Today’s post offers an excerpt adapted from our new book, Seeking God’s Face: Practical Reflection on Honor and Shame in Scripture, which is now available! I introduced it first here and then here. I previously posted an adapted excerpt.
Then Leah said, “God has endowed me with a good dowry; now my husband will honor me, because I have borne him six sons”; so she named him Zebulun. (Genesis 30:20)
Imagine being sold to a man by your father. For Leah and Rachel, this was their reality. Two daughters in exchange for 14 years of labor (Genesis 29:27). Marriage offered them little change. Their husband, Jacob, preferred Rachel because he judged her more beautiful than Leah (29:17). Because Jacob disregarded Leah, the Lord enabled her to bear many children while Rachel remained barren.
These women endured a lifetime of being objectified, treated as commodities for trade. The men around them viewed their bodies as things to be used for personal gain, whether financial profit, lustful pleasure, or giving birth.
Far from honoring these women as valuable, such treatment breeds shame. Their worth seemingly depends on whether they are “enough” in the eyes of the judging other. Whatever praise they might receive is superficial and fleeting. Despite Leah’s fertility, her shame was acute. Again and again, she hoped that the next birth would finally secure Jacob’s affection (29:32, 34; 30:20).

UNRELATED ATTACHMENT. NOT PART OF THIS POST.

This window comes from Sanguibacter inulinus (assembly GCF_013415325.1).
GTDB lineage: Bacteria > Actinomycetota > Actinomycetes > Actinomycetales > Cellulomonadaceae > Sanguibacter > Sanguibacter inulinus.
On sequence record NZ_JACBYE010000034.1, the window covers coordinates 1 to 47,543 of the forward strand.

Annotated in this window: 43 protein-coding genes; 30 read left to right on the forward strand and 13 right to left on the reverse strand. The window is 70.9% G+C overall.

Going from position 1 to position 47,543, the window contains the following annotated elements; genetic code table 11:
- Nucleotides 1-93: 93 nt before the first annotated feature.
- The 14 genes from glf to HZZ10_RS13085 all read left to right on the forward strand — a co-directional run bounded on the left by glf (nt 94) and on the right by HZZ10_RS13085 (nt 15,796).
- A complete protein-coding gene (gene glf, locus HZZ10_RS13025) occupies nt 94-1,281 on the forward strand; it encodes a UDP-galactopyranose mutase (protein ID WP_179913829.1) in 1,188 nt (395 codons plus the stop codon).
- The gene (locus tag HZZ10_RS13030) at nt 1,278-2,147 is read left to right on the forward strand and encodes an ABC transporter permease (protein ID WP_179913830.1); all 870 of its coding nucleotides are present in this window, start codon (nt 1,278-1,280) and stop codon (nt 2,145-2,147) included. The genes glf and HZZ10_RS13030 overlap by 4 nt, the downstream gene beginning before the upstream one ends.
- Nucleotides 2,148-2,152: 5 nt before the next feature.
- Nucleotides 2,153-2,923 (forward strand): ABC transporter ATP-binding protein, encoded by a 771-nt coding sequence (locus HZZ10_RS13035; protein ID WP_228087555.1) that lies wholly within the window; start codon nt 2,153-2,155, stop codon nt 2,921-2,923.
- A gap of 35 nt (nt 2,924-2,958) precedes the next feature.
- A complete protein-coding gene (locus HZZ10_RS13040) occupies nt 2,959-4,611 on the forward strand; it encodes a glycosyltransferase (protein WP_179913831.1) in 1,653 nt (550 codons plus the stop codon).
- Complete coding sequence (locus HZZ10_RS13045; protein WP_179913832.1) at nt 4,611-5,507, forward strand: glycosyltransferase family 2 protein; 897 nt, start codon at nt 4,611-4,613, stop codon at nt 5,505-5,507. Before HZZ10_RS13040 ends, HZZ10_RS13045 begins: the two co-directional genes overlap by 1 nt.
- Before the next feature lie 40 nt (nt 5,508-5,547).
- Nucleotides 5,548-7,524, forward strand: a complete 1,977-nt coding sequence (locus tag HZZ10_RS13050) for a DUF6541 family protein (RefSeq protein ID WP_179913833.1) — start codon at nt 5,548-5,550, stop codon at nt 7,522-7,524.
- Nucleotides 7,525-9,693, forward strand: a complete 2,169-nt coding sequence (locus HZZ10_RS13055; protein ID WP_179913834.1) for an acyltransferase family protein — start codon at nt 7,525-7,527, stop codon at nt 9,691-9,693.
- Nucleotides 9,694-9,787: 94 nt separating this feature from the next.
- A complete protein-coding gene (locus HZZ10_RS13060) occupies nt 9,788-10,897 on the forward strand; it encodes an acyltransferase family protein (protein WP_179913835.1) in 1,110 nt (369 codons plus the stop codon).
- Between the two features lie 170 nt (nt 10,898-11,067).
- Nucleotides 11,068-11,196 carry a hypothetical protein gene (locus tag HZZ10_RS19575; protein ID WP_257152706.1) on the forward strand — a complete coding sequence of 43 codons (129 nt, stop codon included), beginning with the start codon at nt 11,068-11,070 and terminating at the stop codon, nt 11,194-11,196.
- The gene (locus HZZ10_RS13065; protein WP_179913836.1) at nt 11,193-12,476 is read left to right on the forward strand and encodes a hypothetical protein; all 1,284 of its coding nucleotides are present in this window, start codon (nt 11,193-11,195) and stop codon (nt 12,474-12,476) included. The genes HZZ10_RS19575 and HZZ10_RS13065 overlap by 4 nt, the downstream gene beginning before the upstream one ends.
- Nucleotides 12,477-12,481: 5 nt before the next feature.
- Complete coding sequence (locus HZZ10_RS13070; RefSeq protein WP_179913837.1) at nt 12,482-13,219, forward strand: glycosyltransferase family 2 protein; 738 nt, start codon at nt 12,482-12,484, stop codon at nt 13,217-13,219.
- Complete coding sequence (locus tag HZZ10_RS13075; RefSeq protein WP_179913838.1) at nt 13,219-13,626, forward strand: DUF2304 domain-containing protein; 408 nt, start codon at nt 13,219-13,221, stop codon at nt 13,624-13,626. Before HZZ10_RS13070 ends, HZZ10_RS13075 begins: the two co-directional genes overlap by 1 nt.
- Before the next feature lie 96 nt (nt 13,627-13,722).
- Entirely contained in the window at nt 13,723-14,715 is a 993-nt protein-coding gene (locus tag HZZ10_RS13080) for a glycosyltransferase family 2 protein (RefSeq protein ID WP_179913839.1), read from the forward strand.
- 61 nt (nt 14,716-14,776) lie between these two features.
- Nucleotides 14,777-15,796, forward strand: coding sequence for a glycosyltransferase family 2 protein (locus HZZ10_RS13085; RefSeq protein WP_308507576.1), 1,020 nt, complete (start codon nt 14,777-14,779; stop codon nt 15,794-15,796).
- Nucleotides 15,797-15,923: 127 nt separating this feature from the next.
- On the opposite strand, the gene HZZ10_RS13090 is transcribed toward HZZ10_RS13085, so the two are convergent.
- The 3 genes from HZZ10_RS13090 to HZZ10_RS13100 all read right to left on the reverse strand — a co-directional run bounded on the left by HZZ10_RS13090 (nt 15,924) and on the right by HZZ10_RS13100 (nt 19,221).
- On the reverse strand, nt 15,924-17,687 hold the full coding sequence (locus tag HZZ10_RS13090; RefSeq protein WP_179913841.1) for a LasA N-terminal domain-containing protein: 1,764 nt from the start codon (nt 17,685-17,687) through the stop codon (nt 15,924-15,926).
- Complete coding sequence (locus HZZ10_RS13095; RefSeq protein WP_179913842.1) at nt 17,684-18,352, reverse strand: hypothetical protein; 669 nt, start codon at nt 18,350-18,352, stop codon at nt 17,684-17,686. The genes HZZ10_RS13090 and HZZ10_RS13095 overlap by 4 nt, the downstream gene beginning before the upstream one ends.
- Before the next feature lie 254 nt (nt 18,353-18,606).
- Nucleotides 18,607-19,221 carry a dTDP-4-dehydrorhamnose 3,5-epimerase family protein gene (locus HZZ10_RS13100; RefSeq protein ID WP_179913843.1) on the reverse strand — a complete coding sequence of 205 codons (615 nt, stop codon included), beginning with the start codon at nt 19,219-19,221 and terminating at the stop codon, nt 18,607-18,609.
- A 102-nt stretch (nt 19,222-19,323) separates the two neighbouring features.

These attitudes and actions foster competition more than compassion. A cycle of shame and rivalry drives these sisters to engage in the same sinful behavior that entrapped them, as when Leah sells mandrakes to Rachel so that Leah can sleep with Jacob (30:14-16).
These problems fester into generational plagues. Years later, Rachel and Leah’s own children are consumed with jealousy and sell Joseph into slavery.
David Zahl says,
“Our religion is that which we rely on not just for meaning or hope but enoughness… We believe instinctively that, were we to reach some benchmark in our minds, then value, vindication, and love would be ours—that if we got enough, we would be enough.”
The truth is sobering. We are not God. We can never have everything nor be everything. And so, we compensate by comparing ourselves. We start to view others or ourselves as objects, not people made in God’s image. Questions consume our minds, like “Do I measure up? Do they?” Our zeal for counterfeit honor only opens a door for shame.
How might we treat others in ways that communicate that we value them only because of the benefits they bring us? How have you felt shame when people act this way toward you?
Father, you do not accept us because we are “enough” by worldly standards. We have value because you delight in us. Your love is enough even when we fall short. Help us not to shame others. Spirit, open our eyes to see other people as worthy of honor and love.
You can order the book here!